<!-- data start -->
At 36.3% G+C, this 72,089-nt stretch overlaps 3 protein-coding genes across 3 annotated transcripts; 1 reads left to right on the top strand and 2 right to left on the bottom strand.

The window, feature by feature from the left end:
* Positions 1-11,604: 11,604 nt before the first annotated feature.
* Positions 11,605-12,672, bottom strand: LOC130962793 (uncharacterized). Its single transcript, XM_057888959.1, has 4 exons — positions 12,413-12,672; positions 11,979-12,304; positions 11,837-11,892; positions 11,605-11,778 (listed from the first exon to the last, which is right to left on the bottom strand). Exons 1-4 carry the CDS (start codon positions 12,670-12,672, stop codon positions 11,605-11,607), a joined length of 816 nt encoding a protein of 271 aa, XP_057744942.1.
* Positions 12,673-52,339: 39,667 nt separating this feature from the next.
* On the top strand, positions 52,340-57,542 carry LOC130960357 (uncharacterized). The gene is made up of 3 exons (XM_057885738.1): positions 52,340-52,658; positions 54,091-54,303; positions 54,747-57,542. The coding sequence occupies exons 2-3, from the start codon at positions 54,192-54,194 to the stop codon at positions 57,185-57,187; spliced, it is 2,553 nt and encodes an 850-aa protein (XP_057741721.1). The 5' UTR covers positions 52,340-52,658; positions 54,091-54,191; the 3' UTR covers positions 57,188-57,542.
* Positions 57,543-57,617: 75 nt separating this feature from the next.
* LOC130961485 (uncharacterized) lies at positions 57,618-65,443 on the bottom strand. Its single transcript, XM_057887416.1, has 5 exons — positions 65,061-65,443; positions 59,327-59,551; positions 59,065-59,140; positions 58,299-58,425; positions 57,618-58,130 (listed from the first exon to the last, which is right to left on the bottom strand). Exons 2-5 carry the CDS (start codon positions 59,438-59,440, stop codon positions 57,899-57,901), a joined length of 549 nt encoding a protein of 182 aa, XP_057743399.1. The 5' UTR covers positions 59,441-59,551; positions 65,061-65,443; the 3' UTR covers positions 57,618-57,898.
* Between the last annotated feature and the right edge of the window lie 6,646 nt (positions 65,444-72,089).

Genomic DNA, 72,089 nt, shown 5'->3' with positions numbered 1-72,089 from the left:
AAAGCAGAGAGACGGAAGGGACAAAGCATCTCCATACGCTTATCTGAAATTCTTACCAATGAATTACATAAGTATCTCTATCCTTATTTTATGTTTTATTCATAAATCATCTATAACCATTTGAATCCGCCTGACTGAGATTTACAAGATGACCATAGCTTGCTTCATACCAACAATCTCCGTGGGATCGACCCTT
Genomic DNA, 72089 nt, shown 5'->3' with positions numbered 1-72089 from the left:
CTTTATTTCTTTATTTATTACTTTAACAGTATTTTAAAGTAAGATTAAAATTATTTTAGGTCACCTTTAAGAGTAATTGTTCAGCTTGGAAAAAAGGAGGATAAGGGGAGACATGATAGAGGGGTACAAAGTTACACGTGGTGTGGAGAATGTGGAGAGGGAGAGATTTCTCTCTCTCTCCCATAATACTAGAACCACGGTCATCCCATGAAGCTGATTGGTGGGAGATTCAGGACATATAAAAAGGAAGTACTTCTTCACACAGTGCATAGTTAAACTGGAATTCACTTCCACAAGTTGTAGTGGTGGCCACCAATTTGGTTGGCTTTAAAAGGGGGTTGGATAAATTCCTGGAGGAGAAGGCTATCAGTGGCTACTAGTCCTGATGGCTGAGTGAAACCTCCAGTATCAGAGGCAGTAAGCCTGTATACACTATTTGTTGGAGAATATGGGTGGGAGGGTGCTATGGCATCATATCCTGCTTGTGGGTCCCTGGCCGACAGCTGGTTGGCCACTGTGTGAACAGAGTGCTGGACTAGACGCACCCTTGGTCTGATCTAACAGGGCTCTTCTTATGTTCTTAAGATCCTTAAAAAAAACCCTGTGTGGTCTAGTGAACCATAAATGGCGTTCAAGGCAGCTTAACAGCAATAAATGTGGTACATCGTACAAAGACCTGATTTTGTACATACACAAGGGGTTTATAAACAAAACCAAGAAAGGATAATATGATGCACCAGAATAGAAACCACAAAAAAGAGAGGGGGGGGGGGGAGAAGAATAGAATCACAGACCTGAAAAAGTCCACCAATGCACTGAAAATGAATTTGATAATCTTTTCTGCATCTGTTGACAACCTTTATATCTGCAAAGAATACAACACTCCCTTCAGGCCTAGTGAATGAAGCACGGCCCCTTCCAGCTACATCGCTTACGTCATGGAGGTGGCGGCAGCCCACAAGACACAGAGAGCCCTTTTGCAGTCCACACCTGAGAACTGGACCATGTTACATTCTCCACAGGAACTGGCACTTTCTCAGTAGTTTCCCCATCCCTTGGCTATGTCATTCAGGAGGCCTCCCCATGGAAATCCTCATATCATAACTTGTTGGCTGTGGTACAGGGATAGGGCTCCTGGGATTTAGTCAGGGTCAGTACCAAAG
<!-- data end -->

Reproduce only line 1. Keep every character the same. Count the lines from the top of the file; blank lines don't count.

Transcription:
At 36.3% G+C, this 72,089-nt stretch overlaps 3 protein-coding genes across 3 annotated transcripts; 1 reads left to right on the top strand and 2 right to left on the bottom strand.